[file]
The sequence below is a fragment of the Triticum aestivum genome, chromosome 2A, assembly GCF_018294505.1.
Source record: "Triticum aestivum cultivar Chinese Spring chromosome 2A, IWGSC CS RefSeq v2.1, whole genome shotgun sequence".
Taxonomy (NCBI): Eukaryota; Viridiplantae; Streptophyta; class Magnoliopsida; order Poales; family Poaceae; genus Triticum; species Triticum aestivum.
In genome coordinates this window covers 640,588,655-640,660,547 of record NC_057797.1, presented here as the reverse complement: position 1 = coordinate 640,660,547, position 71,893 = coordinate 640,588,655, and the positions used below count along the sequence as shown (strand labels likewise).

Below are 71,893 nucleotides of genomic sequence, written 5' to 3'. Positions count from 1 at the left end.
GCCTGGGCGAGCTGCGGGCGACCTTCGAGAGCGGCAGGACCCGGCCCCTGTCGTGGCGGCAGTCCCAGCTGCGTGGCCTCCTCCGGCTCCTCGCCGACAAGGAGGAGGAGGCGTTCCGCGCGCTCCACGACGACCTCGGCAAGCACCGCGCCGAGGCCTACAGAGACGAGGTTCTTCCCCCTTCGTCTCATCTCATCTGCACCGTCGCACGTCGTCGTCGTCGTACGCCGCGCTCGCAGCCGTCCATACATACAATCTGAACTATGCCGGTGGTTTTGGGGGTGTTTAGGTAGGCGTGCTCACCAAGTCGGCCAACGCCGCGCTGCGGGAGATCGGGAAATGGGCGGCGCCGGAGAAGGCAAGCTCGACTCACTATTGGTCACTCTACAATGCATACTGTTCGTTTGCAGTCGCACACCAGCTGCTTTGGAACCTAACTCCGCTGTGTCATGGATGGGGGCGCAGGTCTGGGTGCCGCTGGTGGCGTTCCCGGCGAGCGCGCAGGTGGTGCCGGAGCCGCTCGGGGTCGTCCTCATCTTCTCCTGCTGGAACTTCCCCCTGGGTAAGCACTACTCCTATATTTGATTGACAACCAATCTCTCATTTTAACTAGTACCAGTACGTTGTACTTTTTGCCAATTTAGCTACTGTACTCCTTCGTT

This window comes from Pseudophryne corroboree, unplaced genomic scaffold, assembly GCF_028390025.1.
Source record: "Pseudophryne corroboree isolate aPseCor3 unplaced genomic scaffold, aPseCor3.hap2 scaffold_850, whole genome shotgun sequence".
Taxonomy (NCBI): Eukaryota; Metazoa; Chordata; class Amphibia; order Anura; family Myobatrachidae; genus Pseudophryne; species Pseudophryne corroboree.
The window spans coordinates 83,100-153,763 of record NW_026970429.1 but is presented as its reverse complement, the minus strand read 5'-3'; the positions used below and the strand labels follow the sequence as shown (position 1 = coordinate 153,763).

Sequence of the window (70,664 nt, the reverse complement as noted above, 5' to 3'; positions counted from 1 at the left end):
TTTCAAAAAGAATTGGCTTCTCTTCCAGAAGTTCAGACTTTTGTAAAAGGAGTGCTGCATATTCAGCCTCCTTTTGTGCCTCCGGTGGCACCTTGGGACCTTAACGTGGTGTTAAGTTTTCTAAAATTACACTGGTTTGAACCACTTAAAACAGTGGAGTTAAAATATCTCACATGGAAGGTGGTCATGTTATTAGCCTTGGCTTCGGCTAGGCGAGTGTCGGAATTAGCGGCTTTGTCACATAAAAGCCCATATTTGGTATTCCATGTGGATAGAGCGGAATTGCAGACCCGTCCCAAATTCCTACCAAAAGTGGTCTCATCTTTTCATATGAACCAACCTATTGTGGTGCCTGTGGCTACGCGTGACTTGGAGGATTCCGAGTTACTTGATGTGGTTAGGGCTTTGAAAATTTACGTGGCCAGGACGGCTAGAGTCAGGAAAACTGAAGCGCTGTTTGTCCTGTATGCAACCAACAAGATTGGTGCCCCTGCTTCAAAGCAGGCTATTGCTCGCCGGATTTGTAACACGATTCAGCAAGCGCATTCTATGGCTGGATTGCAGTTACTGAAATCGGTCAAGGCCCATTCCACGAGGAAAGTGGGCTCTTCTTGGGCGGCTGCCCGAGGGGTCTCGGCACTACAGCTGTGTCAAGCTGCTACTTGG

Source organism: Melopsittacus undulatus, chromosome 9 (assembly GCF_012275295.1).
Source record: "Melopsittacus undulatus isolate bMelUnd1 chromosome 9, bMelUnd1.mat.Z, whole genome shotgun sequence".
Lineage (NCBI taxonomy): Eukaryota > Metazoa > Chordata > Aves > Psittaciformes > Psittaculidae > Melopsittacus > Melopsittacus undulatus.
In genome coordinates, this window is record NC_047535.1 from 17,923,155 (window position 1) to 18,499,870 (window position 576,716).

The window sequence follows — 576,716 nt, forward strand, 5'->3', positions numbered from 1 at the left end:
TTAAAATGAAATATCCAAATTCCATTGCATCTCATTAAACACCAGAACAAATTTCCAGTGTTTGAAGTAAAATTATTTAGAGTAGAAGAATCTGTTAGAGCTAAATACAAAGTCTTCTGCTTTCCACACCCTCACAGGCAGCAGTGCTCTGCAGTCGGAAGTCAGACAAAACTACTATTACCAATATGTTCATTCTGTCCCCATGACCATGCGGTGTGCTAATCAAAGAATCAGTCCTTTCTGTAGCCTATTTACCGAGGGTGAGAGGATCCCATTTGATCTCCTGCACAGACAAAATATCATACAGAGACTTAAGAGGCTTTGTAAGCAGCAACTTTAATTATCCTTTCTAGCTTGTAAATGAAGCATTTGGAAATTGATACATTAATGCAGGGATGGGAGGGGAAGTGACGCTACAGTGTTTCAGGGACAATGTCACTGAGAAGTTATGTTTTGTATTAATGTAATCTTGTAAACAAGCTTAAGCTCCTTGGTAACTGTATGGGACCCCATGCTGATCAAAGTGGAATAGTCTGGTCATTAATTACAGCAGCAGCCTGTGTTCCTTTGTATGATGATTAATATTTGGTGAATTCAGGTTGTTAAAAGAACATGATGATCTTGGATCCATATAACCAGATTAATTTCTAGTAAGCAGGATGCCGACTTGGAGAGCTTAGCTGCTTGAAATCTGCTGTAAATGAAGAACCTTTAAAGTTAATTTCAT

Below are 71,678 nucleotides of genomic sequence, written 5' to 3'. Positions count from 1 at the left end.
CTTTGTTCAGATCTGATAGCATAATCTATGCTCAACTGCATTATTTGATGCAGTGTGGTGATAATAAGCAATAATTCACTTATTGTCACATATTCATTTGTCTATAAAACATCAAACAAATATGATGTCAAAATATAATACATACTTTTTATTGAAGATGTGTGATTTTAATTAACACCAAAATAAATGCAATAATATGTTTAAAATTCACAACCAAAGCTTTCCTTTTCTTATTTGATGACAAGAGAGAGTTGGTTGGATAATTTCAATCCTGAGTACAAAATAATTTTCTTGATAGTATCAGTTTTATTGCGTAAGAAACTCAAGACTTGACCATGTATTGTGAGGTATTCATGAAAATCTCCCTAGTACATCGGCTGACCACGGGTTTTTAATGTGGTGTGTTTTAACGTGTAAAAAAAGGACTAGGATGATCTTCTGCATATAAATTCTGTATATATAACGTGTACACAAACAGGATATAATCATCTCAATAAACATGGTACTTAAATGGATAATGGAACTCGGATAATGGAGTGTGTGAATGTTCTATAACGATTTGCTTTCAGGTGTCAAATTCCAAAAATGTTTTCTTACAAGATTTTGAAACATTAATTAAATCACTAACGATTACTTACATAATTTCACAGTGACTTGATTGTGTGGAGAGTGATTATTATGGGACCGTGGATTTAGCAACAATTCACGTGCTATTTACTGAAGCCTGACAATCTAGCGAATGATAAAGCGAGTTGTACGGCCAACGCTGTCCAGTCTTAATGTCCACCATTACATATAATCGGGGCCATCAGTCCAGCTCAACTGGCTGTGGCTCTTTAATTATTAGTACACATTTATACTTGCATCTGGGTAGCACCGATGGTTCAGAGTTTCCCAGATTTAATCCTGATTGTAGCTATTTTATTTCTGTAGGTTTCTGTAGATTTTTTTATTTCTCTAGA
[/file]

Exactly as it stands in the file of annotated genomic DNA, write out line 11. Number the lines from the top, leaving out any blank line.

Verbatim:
Sequence of the window (70,664 nt, the reverse complement as noted above, 5' to 3'; positions counted from 1 at the left end):